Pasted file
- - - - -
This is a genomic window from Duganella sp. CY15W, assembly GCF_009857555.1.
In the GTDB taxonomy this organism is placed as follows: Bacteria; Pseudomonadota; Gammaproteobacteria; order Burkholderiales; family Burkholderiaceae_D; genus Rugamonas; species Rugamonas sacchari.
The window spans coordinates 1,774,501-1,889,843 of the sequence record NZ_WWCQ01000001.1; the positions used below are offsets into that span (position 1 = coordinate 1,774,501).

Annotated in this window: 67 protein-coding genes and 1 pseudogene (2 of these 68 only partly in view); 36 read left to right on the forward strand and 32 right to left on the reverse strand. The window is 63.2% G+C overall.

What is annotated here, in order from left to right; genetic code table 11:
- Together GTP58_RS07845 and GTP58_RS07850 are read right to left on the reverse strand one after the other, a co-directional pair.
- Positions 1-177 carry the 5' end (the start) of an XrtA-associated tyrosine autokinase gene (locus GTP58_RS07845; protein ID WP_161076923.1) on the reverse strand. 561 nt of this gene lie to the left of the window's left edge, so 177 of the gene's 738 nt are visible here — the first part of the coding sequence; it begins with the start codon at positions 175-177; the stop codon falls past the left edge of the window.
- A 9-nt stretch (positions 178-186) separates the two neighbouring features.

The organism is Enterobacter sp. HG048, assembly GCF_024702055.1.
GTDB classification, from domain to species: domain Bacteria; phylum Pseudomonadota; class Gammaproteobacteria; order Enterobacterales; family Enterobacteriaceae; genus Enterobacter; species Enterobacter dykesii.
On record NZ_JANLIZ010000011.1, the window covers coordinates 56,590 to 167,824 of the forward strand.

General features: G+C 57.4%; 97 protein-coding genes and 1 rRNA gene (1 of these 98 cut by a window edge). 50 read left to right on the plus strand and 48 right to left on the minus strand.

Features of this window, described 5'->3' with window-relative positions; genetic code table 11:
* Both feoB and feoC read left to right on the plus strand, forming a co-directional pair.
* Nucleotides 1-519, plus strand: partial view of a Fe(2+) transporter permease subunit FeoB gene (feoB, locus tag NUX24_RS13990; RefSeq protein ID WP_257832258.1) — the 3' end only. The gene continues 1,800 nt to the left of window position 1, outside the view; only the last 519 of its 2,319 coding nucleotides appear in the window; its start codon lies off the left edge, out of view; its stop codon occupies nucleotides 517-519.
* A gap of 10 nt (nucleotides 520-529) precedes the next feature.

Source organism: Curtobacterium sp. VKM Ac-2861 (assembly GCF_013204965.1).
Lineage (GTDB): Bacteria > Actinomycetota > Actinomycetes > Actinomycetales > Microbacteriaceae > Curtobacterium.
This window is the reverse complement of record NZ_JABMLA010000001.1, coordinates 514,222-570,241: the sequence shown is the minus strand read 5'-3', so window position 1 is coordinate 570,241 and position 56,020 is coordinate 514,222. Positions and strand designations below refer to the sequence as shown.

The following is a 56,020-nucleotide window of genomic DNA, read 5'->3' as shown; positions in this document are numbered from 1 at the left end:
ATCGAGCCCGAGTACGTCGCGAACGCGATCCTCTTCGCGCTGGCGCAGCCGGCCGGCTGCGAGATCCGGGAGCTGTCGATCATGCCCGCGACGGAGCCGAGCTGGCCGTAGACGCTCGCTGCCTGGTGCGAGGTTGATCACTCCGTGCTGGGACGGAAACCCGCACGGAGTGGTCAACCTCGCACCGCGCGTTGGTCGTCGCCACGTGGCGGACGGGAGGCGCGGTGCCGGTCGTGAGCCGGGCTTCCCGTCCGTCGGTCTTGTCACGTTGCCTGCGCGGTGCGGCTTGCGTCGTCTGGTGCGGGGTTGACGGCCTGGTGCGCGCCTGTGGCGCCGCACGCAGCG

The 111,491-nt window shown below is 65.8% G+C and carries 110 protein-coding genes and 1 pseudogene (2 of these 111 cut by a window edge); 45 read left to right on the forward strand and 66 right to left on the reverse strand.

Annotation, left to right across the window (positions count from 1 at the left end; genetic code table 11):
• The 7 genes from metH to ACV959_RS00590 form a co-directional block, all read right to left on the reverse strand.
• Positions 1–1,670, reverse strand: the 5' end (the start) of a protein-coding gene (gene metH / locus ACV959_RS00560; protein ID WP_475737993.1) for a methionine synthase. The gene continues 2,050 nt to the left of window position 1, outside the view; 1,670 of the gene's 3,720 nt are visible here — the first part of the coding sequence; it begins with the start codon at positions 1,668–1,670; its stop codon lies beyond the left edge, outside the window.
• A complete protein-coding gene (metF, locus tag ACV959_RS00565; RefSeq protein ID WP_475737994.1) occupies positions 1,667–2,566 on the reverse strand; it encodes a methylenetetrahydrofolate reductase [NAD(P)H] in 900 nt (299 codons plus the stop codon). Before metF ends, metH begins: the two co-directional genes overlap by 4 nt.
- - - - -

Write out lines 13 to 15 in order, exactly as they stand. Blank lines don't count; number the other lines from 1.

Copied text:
Features of this window, described 5'->3' with window-relative positions; genetic code table 11:
* Both feoB and feoC read left to right on the plus strand, forming a co-directional pair.
* Nucleotides 1-519, plus strand: partial view of a Fe(2+) transporter permease subunit FeoB gene (feoB, locus tag NUX24_RS13990; RefSeq protein ID WP_257832258.1) — the 3' end only. The gene continues 1,800 nt to the left of window position 1, outside the view; only the last 519 of its 2,319 coding nucleotides appear in the window; its start codon lies off the left edge, out of view; its stop codon occupies nucleotides 517-519.